• When I export a CostWorks project into Excel, it only hardcodes the entries and does not utilize the calculating functions of Excel. If I have to make adjustments, based on the client's request, I have to go into each hard-coded cell and build the formula that calculates that raw number.
  • Also when exporting to Excel, the report has to immediately be reformatted for column-width and vertical spacing that should already be part of the export script.
  • When building a SF model in CostWorks, sometimes there is a need to use a square footage that is outside the boundaries of CostWorks. There should be some override function that will allow you to continue without having to continually override the maximum or minimum SF entries.
Again, CostWorks is very good at developing models of standard industry facilities/buildings, and it does this very accurately and efficiently. It is not a software that I would use to develop a very detailed line-item cost estimate that would possibly need several revisions to it over the course of the estimate deliverable cycle. And it would not be one I would use where the estimate needs to be broken down into phases or areas of construction. It just doesn't have these capabilities, and maybe it shouldn't. However, it is an excellent resource for running along side other estimating softwares in that its database of line-items is one of immense depth and as I stated before, I use it all the time in conjunction with my other client-specified softwares so that I can find line-items that those softwares just do not contain.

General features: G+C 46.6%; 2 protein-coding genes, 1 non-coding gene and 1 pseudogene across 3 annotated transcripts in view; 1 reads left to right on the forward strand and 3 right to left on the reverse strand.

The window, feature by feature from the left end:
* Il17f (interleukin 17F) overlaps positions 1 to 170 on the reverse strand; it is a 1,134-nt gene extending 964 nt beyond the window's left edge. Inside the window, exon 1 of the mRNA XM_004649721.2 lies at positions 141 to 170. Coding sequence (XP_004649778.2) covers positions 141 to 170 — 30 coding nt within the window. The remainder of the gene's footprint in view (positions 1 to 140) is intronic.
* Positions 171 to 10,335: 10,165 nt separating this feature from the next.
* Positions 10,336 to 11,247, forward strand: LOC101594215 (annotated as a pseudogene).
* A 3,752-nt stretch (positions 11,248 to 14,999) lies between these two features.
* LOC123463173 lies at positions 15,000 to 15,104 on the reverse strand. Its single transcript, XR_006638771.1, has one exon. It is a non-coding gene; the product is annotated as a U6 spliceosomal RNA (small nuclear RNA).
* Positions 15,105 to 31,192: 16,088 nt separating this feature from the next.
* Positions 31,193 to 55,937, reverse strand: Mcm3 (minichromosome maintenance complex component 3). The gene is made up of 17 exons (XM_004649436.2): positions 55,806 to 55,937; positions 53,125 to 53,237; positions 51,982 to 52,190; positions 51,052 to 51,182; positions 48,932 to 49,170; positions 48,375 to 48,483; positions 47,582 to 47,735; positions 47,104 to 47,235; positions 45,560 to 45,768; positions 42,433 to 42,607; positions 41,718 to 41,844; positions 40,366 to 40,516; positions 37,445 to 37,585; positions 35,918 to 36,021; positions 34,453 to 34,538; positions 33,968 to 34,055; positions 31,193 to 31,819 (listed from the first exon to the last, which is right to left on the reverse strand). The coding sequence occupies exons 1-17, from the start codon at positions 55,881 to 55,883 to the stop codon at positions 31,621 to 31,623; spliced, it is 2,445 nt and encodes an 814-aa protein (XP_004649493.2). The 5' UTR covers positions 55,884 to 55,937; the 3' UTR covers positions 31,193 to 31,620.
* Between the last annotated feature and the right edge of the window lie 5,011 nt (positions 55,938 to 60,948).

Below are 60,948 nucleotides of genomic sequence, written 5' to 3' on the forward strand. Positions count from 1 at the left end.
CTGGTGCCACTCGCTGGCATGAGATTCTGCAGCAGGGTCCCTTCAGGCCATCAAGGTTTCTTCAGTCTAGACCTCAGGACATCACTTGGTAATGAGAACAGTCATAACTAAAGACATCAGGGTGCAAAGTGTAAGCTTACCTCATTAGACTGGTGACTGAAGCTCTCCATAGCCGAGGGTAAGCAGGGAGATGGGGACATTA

RSMeans data, from Gordian (Costworks) Scorecard Summary

Feature Scorecard Summary

Estimating (5)
78%
7.8
Takeoff tools (1)
60%
6.0
Job costing (1)
90%
9.0
Cost databases (1)
90%
9.0
Cost calculator (1)
80%
8.0
Bid creation (1)
70%
7.0

What is RSMeans data, from Gordian (Costworks)?

RSMeans data, from Gordian (formerly Costworks) is a construction and estimation software offering acquired by the Gordian Group in 2014. It includes cost books and construction project estimating software tools.

RSMeans data, from Gordian (Costworks) Pricing

RSMeans data, from Gordian (Costworks) Technical Details

Operating SystemsUnspecified
Mobile ApplicationNo

Frequently Asked Questions

What is RSMeans data, from Gordian (Costworks)?

RSMeans data, from Gordian (formerly Costworks) is a construction and estimation software offering acquired by the Gordian Group in 2014. It includes cost books and construction project estimating software tools.

What are RSMeans data, from Gordian (Costworks)'s top competitors?

Sage Estimating, Bluebeam Revu, and WinEst are common alternatives for RSMeans data, from Gordian (Costworks).

Who uses RSMeans data, from Gordian (Costworks)?

The most common users of RSMeans data, from Gordian (Costworks) are from Mid-size Companies and the Architecture & Planning industry.